In order to determine your total pension needs, you cannot just estimate how much annual income you need. You also need to estimate how long you will be retired. Why? The longer you retire, the more years of income you will have to finance. The length of your retirement depends in part on when you want to retire. This important decision usually revolves around your personal goals and financial situation. For example, you can envision retiring at 50 to get the most out of your retirement. Maybe a booming stock market or a generous early retirement scheme will make that possible. While having the flexibility to choose to retire is great, it’s important to remember that retiring at 50 ends up costing a lot more than retiring at 65.

    Estimate your life expectancy

    The age at which you retire isn’t the only factor that determines how long you will retire. The other important factor is your lifespan. We all hope to reach old age, but living longer means you have more years of retirement to finance. You can even run the risk of outlasting your savings and other sources of income.

    To avoid this risk, you need to estimate your life expectancy. You can use government statistics, life insurance tables, or a life expectancy calculator to get a reasonable estimate of your life expectancy. Experts base these estimates on your age, gender, race, health, lifestyle, occupation, and family history. But remember, these are only estimates. There is no way to predict how long you will actually live, but given your life expectancy increasing, it’s probably best to assume that you will live longer than you expect.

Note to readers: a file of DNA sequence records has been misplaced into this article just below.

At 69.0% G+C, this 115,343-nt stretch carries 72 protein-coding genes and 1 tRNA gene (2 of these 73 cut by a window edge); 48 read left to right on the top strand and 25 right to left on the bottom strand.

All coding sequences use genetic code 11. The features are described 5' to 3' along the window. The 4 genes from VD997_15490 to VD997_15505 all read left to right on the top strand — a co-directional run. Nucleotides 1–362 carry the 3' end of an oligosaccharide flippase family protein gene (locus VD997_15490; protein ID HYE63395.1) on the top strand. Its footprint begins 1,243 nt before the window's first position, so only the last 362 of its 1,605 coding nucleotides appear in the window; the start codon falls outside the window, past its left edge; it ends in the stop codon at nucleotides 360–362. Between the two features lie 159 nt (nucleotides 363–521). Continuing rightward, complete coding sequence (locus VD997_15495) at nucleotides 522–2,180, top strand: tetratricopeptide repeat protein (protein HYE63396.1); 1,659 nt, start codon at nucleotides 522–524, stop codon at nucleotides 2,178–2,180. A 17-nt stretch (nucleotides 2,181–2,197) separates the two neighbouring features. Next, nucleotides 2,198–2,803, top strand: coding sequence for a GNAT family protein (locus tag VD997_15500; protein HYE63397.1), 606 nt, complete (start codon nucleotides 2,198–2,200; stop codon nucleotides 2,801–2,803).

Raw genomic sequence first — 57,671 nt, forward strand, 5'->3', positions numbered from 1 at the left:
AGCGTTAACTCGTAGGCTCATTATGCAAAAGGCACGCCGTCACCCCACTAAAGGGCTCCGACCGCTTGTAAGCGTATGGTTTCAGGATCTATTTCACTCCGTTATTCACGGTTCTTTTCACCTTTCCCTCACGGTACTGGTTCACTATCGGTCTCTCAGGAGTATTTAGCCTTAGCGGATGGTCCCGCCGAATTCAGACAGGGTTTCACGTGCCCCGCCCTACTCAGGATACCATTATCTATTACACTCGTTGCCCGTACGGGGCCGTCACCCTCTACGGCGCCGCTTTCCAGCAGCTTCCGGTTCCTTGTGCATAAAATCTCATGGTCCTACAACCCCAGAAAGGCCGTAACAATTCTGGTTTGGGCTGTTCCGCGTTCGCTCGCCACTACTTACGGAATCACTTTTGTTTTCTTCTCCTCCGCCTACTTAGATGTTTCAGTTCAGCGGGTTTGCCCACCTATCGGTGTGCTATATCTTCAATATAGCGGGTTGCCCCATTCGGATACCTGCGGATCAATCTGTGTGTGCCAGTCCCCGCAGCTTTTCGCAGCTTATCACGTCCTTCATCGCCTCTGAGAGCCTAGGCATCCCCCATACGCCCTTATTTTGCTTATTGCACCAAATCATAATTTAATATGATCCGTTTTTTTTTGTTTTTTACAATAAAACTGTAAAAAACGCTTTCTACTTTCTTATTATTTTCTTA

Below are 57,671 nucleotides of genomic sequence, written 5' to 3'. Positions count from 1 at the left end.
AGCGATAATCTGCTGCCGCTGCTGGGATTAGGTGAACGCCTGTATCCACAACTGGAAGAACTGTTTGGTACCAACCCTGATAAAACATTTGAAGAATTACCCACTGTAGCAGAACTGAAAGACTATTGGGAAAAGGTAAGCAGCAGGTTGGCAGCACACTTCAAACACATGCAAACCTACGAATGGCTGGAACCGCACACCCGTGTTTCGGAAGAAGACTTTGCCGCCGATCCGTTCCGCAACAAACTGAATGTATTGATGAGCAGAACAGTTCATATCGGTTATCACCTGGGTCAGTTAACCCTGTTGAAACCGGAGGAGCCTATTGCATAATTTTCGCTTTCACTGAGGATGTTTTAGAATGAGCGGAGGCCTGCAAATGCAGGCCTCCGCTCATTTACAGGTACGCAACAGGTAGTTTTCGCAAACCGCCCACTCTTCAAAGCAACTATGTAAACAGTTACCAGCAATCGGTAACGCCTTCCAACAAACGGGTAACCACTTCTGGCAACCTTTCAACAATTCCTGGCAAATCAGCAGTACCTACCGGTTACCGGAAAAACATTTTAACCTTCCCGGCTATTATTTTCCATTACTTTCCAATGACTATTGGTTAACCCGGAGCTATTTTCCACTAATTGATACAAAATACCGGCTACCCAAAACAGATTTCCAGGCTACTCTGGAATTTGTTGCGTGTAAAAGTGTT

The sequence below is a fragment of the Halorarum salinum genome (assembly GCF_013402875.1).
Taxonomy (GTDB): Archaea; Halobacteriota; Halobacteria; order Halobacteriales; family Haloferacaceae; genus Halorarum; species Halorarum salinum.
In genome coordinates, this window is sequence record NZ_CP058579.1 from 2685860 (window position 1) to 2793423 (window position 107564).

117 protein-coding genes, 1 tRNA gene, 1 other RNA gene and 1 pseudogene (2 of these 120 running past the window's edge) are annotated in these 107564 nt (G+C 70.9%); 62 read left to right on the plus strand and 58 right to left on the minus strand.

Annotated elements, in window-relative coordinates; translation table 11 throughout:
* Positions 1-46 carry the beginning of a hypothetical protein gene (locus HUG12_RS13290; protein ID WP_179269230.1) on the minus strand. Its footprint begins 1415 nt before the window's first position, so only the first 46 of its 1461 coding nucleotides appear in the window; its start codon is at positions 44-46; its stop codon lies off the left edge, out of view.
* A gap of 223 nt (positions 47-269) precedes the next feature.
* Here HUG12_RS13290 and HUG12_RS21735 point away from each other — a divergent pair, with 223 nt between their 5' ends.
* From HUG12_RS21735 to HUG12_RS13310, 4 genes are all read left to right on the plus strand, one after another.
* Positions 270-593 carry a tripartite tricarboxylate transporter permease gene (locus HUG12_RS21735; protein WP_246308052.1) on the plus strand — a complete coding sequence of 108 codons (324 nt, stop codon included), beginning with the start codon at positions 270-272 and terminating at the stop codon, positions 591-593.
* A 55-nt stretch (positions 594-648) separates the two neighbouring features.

Identify your sources of income in retirement

    Once you have an idea of ​​your retirement income needs, your next step is to assess how well prepared you are to meet those needs. In other words, what sources of income for retirement are available to you? Your employer may offer a traditional pension that pays you monthly benefits. In addition, social security can cover part of your retirement income. For an estimate of your social security benefits, visit the Social Security Administration website (www.ssa.gov).

    Additional sources of retirement income can include a 401 (k) or other retirement plan, IRAs, annuities, and other investments. The amount of income you will get from these sources will depend on the amount of your investment, the return on your investment, and other factors. Finally, if you are planning to retire to work, your earned income is another source of income.

    Compensating for income gaps

    Your expected sources of income may be more than enough to fund even an extended retirement. But what if it looks like you’re falling short? Don’t panic – there are likely steps you can take to fill the void. A wealth management advisor can help you find the best ways, but here are a few suggestions: Can help you find the best ways, but here are a few suggestions:

    • Try to cut your running expenses so that you can save more money for retirement
    • Shift your wealth into investments that have the potential to significantly outperform inflation (however, keep in mind that investments with higher potential returns can carry a higher risk of loss).
    • Consider all of your retirement options so you don’t need as much money (e.g. no beach house on the Riviera) Retirement so you don’t need as much money (e.g. no beach house on the Riviera)
    • Part time retirees work for extra income
    • Consider putting off your retirement for a few years (or more).

    Planning for retirement doesn’t have to feel overwhelming. Meet with an Elevations Wealth Management Advisor from CUSO Financial Services, LP (“CFS *”) to discuss your retirement goals and how you can achieve them.